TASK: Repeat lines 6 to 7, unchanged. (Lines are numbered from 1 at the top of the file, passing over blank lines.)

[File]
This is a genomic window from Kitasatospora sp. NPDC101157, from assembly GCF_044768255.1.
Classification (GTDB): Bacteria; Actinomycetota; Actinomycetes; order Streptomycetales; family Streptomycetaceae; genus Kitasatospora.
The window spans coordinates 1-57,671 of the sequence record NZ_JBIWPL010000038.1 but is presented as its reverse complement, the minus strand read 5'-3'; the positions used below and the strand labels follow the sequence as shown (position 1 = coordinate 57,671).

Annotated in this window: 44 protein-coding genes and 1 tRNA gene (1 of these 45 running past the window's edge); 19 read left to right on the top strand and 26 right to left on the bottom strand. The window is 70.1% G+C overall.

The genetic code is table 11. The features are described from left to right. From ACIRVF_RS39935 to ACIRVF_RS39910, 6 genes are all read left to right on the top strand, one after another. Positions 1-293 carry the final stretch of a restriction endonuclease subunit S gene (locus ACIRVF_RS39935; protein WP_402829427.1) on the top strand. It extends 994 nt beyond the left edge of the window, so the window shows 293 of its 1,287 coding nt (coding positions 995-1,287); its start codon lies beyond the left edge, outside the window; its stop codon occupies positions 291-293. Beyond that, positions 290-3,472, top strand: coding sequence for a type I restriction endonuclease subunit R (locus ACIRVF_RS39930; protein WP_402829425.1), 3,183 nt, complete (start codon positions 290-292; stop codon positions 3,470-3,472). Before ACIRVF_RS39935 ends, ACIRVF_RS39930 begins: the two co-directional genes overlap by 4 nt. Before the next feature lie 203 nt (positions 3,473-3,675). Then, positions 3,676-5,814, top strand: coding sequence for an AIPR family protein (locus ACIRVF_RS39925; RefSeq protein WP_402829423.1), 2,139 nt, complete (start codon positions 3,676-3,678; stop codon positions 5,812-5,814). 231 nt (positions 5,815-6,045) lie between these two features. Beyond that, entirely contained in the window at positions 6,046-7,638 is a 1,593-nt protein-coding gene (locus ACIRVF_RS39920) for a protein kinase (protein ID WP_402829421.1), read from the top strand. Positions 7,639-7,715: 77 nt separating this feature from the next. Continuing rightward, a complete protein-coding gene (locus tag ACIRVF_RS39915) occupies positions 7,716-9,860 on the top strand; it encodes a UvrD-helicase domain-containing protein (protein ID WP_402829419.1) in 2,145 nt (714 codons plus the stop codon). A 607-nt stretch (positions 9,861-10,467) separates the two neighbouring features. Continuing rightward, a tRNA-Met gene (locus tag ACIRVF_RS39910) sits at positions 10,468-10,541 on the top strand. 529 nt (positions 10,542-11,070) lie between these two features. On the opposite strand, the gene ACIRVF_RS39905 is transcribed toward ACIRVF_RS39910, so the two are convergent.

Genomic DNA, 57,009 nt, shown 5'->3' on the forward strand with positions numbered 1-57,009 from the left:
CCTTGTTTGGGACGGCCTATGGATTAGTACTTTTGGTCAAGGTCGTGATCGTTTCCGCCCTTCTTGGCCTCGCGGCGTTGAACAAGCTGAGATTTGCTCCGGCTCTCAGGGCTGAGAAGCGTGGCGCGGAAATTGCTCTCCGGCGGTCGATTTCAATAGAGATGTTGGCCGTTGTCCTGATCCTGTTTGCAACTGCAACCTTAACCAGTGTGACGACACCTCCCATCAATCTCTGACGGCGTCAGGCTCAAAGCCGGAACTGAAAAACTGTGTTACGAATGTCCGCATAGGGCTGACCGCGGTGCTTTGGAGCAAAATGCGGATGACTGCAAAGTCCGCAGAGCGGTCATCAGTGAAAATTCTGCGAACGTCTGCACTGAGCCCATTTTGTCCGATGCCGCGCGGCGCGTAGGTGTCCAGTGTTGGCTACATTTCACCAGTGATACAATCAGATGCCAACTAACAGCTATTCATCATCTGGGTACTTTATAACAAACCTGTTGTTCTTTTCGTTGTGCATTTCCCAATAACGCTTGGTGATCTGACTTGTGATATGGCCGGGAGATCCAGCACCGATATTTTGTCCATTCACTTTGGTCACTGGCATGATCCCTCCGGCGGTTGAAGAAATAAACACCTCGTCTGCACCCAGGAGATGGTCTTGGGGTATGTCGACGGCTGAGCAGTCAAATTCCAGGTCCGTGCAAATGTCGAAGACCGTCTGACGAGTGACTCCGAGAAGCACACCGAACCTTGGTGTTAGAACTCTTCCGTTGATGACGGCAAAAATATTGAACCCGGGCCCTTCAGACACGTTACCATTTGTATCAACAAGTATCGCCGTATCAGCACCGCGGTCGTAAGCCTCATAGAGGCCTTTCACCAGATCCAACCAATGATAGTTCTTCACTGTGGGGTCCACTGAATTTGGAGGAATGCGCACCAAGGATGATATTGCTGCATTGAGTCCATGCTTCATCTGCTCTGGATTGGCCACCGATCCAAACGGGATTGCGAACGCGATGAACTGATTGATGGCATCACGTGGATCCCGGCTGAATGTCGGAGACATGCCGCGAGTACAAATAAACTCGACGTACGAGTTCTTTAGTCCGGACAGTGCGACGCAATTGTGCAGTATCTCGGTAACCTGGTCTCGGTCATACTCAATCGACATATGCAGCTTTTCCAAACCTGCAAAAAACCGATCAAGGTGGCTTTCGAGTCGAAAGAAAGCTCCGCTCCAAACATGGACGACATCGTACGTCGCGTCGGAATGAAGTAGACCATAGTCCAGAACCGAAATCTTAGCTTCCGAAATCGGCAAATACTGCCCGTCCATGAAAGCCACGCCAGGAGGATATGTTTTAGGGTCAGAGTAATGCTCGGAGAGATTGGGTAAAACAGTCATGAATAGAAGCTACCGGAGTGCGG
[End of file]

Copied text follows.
Genomic DNA, 57,009 nt, shown 5'->3' on the forward strand with positions numbered 1-57,009 from the left:
CCTTGTTTGGGACGGCCTATGGATTAGTACTTTTGGTCAAGGTCGTGATCGTTTCCGCCCTTCTTGGCCTCGCGGCGTTGAACAAGCTGAGATTTGCTCCGGCTCTCAGGGCTGAGAAGCGTGGCGCGGAAATTGCTCTCCGGCGGTCGATTTCAATAGAGATGTTGGCCGTTGTCCTGATCCTGTTTGCAACTGCAACCTTAACCAGTGTGACGACACCTCCCATCAATCTCTGACGGCGTCAGGCTCAAAGCCGGAACTGAAAAACTGTGTTACGAATGTCCGCATAGGGCTGACCGCGGTGCTTTGGAGCAAAATGCGGATGACTGCAAAGTCCGCAGAGCGGTCATCAGTGAAAATTCTGCGAACGTCTGCACTGAGCCCATTTTGTCCGATGCCGCGCGGCGCGTAGGTGTCCAGTGTTGGCTACATTTCACCAGTGATACAATCAGATGCCAACTAACAGCTATTCATCATCTGGGTACTTTATAACAAACCTGTTGTTCTTTTCGTTGTGCATTTCCCAATAACGCTTGGTGATCTGACTTGTGATATGGCCGGGAGATCCAGCACCGATATTTTGTCCATTCACTTTGGTCACTGGCATGATCCCTCCGGCGGTTGAAGAAATAAACACCTCGTCTGCACCCAGGAGATGGTCTTGGGGTATGTCGACGGCTGAGCAGTCAAATTCCAGGTCCGTGCAAATGTCGAAGACCGTCTGACGAGTGACTCCGAGAAGCACACCGAACCTTGGTGTTAGAACTCTTCCGTTGATGACGGCAAAAATATTGAACCCGGGCCCTTCAGACACGTTACCATTTGTATCAACAAGTATCGCCGTATCAGCACCGCGGTCGTAAGCCTCATAGAGGCCTTTCACCAGATCCAACCAATGATAGTTCTTCACTGTGGGGTCCACTGAATTTGGAGGAATGCGCACCAAGGATGATATTGCTGCATTGAGTCCATGCTTCATCTGCTCTGGATTGGCCACCGATCCAAACGGGATTGCGAACGCGATGAACTGATTGATGGCATCACGTGGATCCCGGCTGAATGTCGGAGACATGCCGCGAGTACAAATAAACTCGACGTACGAGTTCTTTAGTCCGGACAGTGCGACGCAATTGTGCAGTATCTCGGTAACCTGGTCTCGGTCATACTCAATCGACATATGCAGCTTTTCCAAACCTGCAAAAAACCGATCAAGGTGGCTTTCGAGTCGAAAGAAAGCTCCGCTCCAAACATGGACGACATCGTACGTCGCGTCGGAATGAAGTAGACCATAGTCCAGAACCGAAATCTTAGCTTCCGAAATCGGCAAATACTGCCCGTCCATGAAAGCCACGCCAGGAGGATATGTTTTAGGGTCAGAGTAATGCTCGGAGAGATTGGGTAAAACAGTCATGAATAGAAGCTACCGGAGTGCGG